Vanessa Bell
  Oldest child of Sir Leslie and Julia Stephen. Educated at Royal Academy Schools and the Slade School of Art. After the death of her father in 1904, she, Virginia, Thoby and Adrian moved to 46 Gordon Square in Bloomsbury, where the sisters first met and mingled with Thoby's Cambridge friends, and the "Bloomsbury group" came into being. In 1907 she married Clive Bell, and they remained spouses and lifelong friends though both conducted romantic affairs. They had two sons, Julian (1908-1937) and Quentin (1910-1997). In 1916, she moved to Charleston farm, where she lived for many years with Duncan Grant, a fellow painter whose aesthetics harmonized with her own. Vanessa's daughter Angelica (1918-), was acknowledged as Clive's child, but was in fact Duncan's, though he was primarily homosexual.

"Today, when we think of her, I expect that we refer to Marcel Gimond's study of her head. It is a gravely beautiful, an Olympian head, but neither the sculptor's intention nor his medium allow us to suppose that it is a head that might be distorted by laughter or by distress; and yet in thinking of Vanessa I do see her thus transformed. My elder brother, speaking with unconscious prescience, likened her to Demeter, a goddess who with terrible velocity could change from summer to winter. My earliest memories are of her summer laughter, specifically of an evening seated on a bench in Gordon Square when she told us how children were made and born, an account which she made so overwhelmingly droll that I rolled helpless with mirth off the bench."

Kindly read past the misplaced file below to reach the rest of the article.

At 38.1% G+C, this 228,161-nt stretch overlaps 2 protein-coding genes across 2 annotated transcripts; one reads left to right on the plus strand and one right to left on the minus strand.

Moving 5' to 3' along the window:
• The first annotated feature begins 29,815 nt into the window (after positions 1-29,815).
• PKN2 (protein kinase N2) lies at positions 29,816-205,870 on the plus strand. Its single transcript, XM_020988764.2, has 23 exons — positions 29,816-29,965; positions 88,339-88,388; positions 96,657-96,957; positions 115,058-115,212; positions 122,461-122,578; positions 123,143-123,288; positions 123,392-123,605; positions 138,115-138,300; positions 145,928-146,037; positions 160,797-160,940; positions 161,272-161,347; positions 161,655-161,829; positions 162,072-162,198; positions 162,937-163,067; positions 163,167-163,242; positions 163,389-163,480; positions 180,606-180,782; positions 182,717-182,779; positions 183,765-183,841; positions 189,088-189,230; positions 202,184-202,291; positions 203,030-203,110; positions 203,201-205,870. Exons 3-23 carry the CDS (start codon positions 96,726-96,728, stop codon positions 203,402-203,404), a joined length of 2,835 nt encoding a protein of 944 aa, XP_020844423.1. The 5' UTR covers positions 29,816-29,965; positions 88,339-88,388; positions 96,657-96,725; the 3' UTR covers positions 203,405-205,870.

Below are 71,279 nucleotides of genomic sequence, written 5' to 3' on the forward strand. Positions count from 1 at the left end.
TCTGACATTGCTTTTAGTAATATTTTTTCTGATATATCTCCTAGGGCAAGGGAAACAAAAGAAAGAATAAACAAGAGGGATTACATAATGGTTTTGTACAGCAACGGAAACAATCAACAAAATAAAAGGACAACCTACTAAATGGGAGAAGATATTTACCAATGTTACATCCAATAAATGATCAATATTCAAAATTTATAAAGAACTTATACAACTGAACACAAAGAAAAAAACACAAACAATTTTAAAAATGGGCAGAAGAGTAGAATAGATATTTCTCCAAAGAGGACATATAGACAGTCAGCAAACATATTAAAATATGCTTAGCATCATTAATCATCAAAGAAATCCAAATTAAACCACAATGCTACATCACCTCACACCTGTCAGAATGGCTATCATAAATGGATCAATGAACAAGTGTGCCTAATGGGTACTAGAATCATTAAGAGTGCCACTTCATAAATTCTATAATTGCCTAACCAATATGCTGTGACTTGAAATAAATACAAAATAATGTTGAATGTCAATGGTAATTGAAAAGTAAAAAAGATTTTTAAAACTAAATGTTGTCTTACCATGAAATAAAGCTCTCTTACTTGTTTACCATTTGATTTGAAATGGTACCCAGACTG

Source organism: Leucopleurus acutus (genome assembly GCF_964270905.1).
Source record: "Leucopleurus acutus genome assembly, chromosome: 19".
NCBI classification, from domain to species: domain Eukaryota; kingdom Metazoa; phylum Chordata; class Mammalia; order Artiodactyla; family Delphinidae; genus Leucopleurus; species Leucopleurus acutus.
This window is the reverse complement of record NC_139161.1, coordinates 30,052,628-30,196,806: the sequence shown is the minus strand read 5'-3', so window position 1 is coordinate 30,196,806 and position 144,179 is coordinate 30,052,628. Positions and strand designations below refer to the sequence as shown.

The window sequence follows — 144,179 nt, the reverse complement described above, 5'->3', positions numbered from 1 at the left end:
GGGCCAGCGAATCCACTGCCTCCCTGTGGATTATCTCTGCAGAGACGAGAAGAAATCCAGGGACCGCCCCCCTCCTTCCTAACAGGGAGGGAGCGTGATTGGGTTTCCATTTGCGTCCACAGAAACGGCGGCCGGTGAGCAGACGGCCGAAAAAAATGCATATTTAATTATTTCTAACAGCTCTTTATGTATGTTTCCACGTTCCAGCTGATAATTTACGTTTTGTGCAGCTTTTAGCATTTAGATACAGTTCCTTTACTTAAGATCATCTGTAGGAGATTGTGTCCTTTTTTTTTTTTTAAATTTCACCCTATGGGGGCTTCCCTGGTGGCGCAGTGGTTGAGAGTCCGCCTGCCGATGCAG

— Quentin Bell, from the introduction to Selected Letters of Vanessa Bell (1993)


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